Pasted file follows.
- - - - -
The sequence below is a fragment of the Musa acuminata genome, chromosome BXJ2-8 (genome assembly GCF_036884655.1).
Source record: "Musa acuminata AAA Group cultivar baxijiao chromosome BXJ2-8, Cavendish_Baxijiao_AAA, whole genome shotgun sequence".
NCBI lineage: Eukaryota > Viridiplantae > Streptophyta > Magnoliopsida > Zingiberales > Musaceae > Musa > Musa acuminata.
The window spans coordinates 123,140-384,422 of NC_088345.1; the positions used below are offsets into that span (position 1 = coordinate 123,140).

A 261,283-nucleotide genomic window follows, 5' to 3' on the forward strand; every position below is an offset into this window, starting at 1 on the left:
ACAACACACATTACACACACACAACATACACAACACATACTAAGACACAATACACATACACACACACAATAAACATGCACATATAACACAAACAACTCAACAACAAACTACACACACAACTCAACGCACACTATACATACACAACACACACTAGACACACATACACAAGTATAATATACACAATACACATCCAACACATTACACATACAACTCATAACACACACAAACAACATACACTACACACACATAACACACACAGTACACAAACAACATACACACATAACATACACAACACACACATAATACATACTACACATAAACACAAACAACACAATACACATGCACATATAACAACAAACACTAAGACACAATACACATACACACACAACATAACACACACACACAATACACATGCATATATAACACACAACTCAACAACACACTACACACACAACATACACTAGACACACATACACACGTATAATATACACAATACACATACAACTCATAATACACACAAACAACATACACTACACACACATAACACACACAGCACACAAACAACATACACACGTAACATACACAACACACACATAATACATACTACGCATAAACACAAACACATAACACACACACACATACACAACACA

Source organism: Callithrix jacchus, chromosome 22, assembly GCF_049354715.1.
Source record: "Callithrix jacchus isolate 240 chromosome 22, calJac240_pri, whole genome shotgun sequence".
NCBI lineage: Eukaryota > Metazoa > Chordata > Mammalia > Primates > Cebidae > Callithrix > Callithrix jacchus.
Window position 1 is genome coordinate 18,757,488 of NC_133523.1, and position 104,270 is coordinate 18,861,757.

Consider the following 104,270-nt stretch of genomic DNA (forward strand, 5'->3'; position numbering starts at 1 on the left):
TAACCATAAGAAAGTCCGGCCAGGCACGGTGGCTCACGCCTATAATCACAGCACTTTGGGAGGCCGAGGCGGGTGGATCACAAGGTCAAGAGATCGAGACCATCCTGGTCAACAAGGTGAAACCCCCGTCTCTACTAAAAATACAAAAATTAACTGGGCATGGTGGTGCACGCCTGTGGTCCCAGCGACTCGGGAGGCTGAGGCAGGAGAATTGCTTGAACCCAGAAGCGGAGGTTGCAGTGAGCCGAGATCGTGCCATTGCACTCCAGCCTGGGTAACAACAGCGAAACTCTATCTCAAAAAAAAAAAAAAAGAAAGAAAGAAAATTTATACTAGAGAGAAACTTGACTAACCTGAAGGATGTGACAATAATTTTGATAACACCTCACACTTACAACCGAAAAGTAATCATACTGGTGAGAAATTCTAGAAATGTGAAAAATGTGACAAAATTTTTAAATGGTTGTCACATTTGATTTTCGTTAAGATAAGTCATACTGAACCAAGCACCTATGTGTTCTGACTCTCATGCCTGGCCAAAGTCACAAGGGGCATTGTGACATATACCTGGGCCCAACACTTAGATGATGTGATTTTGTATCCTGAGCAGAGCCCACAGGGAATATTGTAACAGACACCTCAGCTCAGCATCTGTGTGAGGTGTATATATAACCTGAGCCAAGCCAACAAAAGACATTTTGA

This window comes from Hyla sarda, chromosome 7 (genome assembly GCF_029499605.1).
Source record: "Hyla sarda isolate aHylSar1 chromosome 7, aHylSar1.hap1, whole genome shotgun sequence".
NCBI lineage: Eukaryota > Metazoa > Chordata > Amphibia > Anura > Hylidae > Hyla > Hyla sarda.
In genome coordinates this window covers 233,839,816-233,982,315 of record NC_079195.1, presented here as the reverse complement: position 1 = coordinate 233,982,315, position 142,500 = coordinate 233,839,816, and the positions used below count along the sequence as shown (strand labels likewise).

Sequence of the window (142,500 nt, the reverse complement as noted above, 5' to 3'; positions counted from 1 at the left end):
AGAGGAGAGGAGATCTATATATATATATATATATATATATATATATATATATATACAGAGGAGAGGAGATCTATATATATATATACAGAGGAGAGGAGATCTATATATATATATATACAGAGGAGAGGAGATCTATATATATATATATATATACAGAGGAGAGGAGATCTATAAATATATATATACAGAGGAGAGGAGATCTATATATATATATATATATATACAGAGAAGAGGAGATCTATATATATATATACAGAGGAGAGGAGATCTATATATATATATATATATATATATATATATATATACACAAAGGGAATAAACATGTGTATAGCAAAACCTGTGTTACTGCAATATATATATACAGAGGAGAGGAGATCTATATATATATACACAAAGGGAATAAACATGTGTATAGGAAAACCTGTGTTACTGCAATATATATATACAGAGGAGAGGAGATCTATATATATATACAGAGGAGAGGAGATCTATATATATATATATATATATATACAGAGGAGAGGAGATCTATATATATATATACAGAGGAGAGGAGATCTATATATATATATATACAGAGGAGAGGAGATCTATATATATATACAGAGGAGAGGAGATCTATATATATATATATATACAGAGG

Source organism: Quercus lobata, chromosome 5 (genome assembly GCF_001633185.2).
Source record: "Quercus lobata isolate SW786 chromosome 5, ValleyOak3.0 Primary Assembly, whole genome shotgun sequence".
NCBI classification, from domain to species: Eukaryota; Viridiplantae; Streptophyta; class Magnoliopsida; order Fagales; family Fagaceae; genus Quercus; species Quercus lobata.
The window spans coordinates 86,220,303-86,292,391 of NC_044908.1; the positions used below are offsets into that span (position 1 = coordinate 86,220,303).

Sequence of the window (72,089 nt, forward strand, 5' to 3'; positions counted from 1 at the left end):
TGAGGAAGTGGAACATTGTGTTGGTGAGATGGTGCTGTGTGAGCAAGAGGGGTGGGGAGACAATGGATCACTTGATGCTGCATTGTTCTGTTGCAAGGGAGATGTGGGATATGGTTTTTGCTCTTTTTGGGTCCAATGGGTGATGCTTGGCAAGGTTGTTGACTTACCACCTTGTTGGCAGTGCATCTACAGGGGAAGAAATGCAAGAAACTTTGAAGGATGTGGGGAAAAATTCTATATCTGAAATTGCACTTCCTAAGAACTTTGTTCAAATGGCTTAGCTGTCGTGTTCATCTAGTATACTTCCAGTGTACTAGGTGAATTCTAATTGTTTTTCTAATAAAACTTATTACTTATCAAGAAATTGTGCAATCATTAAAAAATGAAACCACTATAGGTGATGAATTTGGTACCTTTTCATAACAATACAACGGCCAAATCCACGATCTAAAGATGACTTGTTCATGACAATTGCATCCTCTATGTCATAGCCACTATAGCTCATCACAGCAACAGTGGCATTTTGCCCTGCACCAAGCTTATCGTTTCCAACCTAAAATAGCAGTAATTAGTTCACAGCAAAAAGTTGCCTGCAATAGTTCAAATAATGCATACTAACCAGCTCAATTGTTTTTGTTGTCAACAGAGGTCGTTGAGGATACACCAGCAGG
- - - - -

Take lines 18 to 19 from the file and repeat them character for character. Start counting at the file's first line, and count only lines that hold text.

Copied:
AGAGGAGAGGAGATCTATATATATATATATATATATATATATATATATATATATACAGAGGAGAGGAGATCTATATATATATATACAGAGGAGAGGAGATCTATATATATATATATACAGAGGAGAGGAGATCTATATATATATATATATATACAGAGGAGAGGAGATCTATAAATATATATATACAGAGGAGAGGAGATCTATATATATATATATATATATACAGAGAAGAGGAGATCTATATATATATATACAGAGGAGAGGAGATCTATATATATATATATATATATATATATATATATATACACAAAGGGAATAAACATGTGTATAGCAAAACCTGTGTTACTGCAATATATATATACAGAGGAGAGGAGATCTATATATATATACACAAAGGGAATAAACATGTGTATAGGAAAACCTGTGTTACTGCAATATATATATACAGAGGAGAGGAGATCTATATATATATACAGAGGAGAGGAGATCTATATATATATATATATATATATACAGAGGAGAGGAGATCTATATATATATATACAGAGGAGAGGAGATCTATATATATATATATACAGAGGAGAGGAGATCTATATATATATACAGAGGAGAGGAGATCTATATATATATATATATACAGAGG

Source organism: Quercus lobata, chromosome 5 (genome assembly GCF_001633185.2).